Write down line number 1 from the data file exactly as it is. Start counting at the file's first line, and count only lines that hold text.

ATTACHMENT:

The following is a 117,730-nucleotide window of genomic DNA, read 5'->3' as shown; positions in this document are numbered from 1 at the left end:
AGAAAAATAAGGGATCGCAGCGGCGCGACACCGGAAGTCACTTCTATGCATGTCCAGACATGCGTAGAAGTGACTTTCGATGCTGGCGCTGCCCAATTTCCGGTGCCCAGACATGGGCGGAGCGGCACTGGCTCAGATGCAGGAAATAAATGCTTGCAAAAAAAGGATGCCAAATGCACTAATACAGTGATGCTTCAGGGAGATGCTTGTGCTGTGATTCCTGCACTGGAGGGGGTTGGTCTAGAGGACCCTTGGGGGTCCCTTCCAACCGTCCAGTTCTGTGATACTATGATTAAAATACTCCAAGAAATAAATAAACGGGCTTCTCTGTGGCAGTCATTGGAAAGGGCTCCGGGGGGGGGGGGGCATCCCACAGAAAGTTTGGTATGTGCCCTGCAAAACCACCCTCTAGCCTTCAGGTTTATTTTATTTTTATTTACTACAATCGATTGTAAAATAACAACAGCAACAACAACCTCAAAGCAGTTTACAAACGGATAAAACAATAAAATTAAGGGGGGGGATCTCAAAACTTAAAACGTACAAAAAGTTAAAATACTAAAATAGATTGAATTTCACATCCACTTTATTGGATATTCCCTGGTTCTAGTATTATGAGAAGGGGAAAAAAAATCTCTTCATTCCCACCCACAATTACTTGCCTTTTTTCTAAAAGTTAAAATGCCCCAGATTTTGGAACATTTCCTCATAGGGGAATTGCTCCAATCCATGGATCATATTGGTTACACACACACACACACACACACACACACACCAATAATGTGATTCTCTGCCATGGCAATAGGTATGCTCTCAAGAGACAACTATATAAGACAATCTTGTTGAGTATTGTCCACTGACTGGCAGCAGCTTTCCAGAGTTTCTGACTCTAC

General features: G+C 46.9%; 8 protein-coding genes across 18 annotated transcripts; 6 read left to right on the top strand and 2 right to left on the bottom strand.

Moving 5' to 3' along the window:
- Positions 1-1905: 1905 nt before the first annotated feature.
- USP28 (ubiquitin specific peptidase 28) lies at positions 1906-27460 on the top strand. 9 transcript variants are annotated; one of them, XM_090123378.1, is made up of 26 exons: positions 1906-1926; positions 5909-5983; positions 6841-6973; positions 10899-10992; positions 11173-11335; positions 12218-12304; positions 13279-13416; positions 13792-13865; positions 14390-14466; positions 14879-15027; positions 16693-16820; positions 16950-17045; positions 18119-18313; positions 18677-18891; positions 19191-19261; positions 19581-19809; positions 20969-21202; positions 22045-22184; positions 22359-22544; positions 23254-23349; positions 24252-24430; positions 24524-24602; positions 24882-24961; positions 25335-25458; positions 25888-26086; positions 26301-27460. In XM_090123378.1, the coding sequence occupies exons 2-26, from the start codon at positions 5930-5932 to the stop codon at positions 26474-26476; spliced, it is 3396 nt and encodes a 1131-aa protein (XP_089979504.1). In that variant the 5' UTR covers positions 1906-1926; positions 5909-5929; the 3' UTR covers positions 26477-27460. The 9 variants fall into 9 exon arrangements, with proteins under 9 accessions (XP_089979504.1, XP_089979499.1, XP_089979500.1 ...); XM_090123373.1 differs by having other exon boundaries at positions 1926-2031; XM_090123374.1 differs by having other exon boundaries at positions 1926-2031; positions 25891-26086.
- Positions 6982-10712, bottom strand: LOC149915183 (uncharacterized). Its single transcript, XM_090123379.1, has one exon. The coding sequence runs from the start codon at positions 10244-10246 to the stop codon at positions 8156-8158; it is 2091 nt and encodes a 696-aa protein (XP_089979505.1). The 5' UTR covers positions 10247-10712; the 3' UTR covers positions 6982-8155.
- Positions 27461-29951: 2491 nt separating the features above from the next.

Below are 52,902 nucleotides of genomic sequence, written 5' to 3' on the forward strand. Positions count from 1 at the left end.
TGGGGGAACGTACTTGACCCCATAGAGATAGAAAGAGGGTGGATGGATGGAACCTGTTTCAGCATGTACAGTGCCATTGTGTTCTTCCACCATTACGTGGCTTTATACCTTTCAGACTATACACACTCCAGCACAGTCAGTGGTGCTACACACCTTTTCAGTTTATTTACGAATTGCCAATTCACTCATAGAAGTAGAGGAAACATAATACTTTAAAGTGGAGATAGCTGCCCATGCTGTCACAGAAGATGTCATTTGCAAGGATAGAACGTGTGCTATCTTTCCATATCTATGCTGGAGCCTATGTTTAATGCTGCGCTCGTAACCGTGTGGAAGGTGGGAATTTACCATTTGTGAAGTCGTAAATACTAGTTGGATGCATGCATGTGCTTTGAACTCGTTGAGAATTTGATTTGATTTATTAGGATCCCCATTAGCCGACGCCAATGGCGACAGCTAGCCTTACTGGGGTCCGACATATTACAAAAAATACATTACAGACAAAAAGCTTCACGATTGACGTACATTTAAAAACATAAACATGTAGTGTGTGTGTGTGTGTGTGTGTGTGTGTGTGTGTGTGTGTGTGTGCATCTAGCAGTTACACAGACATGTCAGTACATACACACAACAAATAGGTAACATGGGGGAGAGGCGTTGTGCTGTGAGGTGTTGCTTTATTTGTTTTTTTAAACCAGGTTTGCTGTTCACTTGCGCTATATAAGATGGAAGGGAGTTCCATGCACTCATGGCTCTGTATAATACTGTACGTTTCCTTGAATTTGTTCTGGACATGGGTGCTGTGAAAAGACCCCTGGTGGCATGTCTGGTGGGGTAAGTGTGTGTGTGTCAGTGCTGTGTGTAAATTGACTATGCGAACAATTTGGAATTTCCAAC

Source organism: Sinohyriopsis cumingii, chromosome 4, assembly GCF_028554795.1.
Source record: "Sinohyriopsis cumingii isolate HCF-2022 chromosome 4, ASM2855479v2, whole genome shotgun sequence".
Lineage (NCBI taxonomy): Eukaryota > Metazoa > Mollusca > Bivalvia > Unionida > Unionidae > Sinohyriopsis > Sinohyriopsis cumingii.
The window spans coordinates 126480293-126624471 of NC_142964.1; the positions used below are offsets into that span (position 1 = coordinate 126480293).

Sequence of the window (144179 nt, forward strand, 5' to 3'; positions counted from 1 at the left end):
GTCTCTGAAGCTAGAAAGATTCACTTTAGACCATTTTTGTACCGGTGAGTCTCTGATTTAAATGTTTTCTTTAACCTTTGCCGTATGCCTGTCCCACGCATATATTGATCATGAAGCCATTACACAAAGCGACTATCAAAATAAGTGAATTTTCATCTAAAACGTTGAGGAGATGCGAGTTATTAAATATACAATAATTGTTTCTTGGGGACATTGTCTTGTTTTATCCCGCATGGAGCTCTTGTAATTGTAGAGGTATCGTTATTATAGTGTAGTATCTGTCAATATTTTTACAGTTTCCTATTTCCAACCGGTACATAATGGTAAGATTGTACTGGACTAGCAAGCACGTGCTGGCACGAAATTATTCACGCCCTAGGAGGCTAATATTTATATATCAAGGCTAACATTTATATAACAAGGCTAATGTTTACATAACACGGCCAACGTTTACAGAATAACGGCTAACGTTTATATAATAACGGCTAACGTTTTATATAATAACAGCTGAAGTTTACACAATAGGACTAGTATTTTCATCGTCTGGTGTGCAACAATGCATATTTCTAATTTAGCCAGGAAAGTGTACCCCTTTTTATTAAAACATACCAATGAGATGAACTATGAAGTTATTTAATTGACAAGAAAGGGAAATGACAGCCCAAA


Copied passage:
The following is a 117,730-nucleotide window of genomic DNA, read 5'->3' as shown; positions in this document are numbered from 1 at the left end: